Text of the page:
SR: How do you decide what product line and pharmacy to use?

GR: We wanted the highest quality product and great consistency of a preparation. The ease of online prescription submission, the reliability of compounding practices, the labeling according to FDA laws, and the excellent customer service for our patients (which reduces any line of error on our part), is why we chose Crane Herb Pharmacy.

Chinese herbal medicine is a presecription medicine and should be treated as such. We aren’t just selling formulas to sell formulas; we are prescribing custom formulas for specific patterns for specific patients. One of the reasons why in Western medicine we have separated the doctor and the pharmacist is because of this very issue. In some states, doctors can’t sell supplements out of their office, because of “necessity of use.” We are practicing better ethics by forcing the hand of a prescription for every formula. Plus, the use of a pharmacy meets patient’s high standards and expectations, therefore enhancing our credibility in the eyes of the MDs. We do not practice the style of Chinese herbal medicine in plastic bags of “witches brew” with pinyin scribble, which is absolutely unacceptable. We do better.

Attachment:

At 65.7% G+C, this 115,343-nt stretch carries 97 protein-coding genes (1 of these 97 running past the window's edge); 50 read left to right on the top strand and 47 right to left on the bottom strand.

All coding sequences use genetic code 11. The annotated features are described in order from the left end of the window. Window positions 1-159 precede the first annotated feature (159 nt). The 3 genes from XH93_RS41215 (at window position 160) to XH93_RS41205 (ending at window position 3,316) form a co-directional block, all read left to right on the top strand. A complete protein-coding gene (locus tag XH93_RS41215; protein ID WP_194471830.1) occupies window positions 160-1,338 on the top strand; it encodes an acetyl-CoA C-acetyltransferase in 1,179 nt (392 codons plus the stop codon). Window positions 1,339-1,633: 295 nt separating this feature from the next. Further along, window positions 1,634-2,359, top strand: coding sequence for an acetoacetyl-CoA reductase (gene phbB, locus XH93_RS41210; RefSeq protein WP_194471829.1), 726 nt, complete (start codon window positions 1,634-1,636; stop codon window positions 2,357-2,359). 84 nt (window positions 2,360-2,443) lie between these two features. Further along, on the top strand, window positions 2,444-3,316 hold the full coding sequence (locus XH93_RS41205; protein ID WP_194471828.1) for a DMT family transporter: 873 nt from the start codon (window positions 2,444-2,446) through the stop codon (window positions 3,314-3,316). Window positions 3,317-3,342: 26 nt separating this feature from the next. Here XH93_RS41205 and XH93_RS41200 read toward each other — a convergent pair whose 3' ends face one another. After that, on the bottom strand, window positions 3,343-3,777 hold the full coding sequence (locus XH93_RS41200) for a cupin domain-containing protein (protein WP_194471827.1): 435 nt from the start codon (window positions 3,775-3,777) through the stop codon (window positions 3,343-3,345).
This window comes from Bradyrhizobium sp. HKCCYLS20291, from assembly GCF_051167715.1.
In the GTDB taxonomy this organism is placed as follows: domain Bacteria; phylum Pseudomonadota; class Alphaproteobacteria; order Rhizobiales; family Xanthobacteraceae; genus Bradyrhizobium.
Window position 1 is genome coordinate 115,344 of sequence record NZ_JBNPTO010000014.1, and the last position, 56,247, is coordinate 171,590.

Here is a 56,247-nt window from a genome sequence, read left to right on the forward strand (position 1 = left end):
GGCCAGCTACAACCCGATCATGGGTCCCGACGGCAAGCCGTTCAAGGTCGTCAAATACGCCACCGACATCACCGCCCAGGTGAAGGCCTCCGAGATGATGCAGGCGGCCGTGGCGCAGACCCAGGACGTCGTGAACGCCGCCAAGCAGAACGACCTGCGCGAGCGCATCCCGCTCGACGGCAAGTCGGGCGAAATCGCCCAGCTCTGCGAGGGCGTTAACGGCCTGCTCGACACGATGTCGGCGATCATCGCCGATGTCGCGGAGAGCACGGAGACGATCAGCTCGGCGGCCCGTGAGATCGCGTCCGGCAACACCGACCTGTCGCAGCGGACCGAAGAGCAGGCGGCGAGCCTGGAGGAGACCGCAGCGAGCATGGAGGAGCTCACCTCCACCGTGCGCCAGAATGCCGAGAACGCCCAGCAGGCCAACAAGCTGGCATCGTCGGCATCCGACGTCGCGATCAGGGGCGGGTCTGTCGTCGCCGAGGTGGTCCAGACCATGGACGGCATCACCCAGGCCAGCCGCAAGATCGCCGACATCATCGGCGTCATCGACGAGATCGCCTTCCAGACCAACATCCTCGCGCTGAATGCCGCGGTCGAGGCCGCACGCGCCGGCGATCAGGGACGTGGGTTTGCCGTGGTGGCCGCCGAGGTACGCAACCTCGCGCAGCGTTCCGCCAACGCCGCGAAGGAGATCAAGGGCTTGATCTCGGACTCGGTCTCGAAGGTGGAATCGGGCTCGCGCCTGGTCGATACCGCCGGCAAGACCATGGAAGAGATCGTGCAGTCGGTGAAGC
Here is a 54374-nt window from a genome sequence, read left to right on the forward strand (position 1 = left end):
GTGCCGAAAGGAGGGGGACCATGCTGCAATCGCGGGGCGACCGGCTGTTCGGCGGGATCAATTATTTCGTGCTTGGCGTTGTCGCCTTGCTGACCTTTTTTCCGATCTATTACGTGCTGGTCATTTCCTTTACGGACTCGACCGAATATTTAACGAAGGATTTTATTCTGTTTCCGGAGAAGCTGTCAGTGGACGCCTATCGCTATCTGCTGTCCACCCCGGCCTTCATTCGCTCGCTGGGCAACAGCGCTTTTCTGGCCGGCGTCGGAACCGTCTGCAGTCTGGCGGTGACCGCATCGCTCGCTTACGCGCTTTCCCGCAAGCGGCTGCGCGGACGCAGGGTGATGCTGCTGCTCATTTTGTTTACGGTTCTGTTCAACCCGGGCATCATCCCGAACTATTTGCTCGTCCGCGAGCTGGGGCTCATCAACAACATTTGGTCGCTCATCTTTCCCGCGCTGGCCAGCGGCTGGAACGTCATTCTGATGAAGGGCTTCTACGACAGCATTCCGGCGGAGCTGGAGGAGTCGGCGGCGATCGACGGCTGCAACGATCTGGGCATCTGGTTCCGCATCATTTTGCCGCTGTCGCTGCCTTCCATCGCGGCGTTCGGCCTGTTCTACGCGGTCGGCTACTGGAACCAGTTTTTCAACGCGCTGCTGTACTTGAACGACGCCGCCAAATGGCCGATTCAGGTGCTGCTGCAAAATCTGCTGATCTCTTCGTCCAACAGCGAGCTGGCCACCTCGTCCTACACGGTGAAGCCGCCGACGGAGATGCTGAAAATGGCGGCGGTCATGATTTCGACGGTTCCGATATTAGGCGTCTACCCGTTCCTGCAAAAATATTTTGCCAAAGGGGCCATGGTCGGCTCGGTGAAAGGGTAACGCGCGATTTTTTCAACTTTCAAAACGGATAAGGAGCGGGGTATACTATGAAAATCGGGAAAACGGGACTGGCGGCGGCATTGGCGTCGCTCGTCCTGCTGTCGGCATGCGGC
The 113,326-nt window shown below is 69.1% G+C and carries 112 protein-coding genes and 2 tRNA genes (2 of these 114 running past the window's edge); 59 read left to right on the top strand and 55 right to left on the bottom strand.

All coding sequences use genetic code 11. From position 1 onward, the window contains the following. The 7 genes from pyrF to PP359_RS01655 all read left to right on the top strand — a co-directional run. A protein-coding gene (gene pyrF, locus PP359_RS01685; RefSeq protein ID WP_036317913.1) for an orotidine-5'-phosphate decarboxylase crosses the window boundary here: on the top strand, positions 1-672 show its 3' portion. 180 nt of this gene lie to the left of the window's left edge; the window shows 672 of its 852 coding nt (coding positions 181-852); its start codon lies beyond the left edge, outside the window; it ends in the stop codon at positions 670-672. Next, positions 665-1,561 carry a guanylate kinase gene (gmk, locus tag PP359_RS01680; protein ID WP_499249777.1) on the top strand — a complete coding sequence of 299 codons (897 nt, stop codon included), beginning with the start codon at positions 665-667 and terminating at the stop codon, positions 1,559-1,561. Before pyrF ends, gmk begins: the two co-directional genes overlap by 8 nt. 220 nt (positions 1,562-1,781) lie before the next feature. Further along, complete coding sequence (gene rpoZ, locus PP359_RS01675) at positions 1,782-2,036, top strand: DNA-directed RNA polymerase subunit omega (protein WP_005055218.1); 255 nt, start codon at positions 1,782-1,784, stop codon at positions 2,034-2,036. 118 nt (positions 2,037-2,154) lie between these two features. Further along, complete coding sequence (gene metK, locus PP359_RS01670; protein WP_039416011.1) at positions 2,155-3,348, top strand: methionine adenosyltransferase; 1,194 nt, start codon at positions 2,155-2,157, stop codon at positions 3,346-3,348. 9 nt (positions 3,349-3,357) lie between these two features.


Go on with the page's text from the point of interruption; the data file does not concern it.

SR: What is record management like in the conventional medical system?

GR: The most important part of a hospital practice is Electronic Medical Records (EMR). Most traditional Chinese medical schools in the U.S., to the best of my knowledge, do not teach any EMR recording according to conventional medicine standards. It is a big stopping point for our employment in a hospital. At the Cleveland Clinic, we use “EPIC,” the “Rolls-Royce” of EMR. Now try to imagine trying to park it in Times Square in rush hour traffic. Got the picture? It is about the same way you might feel trying to use a conventional EMR system for the first time to record a Chinese herb formula prescription, but with time, it becomes a great skill. Practicing in a hospital increases the risk of being a subject to a malpractice claim as a practitioner and you will be the defendant on the basis of your records!